Style Living Self Geeky News and Views
In the Paper Hello! Create with us

Hasbro’s Mr. Potato Head gets a gender-neutral brand revamp

By PINKY S. ICAMEN Published Feb 26, 2021 4:06 am

The iconic toys, which appeared in the Toy Story films, are about to get a gender-neutral brand revamp, dropping its prefixes “Mr.” and “Mrs.” to promote gender equality and inclusion.

In a statement, Hasbro assures customers, that although it is officially renaming the toy brand to “Potato Head,” the iconic characters Mr. and Mrs. Potato Head are not going anywhere and will carry the same name.

The characters Mr. and Mrs. Potato head will remain and will carry the same name. Photo from Hasbro

Mr. and Mrs. Potato Head, first introduced in 1952, are potato-shaped toys that come with detachable plastic body parts, clothes and accessories.

Later this year, the toy maker will launch a “Create Your Potato Head Family” play set that will “celebrate the many faces of families.” It will contain two large potato bodies, one small potato body and 42 accessories.

The new play set will let kids to create and mix-and-match the toy pieces so they will look like the family that they have, without being tied up to gender binary roles.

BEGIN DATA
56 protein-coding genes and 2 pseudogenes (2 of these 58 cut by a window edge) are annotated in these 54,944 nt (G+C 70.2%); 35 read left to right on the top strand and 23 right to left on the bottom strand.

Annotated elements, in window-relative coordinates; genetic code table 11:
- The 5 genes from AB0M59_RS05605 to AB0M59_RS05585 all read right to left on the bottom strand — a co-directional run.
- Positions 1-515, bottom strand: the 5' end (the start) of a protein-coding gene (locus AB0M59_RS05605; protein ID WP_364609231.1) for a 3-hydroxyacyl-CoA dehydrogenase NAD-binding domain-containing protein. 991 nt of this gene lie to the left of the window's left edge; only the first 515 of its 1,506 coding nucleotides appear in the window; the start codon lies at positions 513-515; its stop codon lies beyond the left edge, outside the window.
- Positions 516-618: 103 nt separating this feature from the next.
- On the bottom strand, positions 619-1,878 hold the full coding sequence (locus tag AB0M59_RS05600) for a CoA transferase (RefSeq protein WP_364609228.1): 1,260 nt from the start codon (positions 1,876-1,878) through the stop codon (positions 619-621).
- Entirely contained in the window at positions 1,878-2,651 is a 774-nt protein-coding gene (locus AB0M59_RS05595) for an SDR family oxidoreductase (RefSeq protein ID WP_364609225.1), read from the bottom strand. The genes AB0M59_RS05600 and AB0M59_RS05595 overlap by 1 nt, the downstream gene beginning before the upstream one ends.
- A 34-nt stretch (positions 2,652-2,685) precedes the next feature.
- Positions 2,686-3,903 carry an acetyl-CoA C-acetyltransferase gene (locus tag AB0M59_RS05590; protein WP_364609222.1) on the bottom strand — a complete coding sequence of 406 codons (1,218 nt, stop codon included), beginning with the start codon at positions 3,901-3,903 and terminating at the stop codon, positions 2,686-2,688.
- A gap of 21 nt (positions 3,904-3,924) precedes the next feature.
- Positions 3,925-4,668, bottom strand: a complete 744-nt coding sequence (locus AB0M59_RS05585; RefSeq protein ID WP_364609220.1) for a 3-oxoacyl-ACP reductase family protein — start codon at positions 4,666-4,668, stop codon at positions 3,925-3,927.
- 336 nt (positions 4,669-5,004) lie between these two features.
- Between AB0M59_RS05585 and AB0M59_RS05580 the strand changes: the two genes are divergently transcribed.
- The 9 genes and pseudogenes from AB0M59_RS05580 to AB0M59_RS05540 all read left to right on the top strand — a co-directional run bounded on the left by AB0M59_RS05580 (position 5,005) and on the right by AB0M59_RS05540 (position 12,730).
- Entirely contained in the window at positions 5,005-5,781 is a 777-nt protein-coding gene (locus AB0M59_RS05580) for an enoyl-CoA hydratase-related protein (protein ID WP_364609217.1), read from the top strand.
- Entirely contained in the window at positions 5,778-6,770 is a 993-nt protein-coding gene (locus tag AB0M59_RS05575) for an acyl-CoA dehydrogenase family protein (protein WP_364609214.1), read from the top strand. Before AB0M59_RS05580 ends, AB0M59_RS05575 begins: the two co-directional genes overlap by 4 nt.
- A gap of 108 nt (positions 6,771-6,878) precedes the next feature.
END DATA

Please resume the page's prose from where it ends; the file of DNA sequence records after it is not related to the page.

Later this year, Hasbro will introduce its iconic toy brand as "Potato Head" to promote inclusivity and gender equality. Photo from Hasbro

LGBT advocacy organization GLAAD praised the toy maker’s move by introducing the more inclusive play set.

“Hasbro is helping kids to simple see toys as toys, which encourages them to be their authentic selves outside of the pressures of traditional gender norms,” said GLAAD’s Rich Ferraro in a statement.

In the past few years, there has been a push for inclusivity in the toy industry.

In 2019, Mattel, the makers of Barbie, introduced gender-neutral dolls called “Creatable World” dolls, which were available in different skin tones, hair types and several wardrobe options that allows kids to style the doll however they want it, “with short or long hair, or in a skirt, pants or both.”

Mattel also released last year a line of Barbie dolls with no hair, a prosthetic limb and vitiligo (a disease that causes loss of skin color in patches). The move, according to a New York Times report, is a way for the company to “shift away from Barbie’s image as the impossibly thin blonde icon blamed for distorting young children’s idea of beauty, skin tone and body shape.”

Banner and thumbnail photos from Hasbro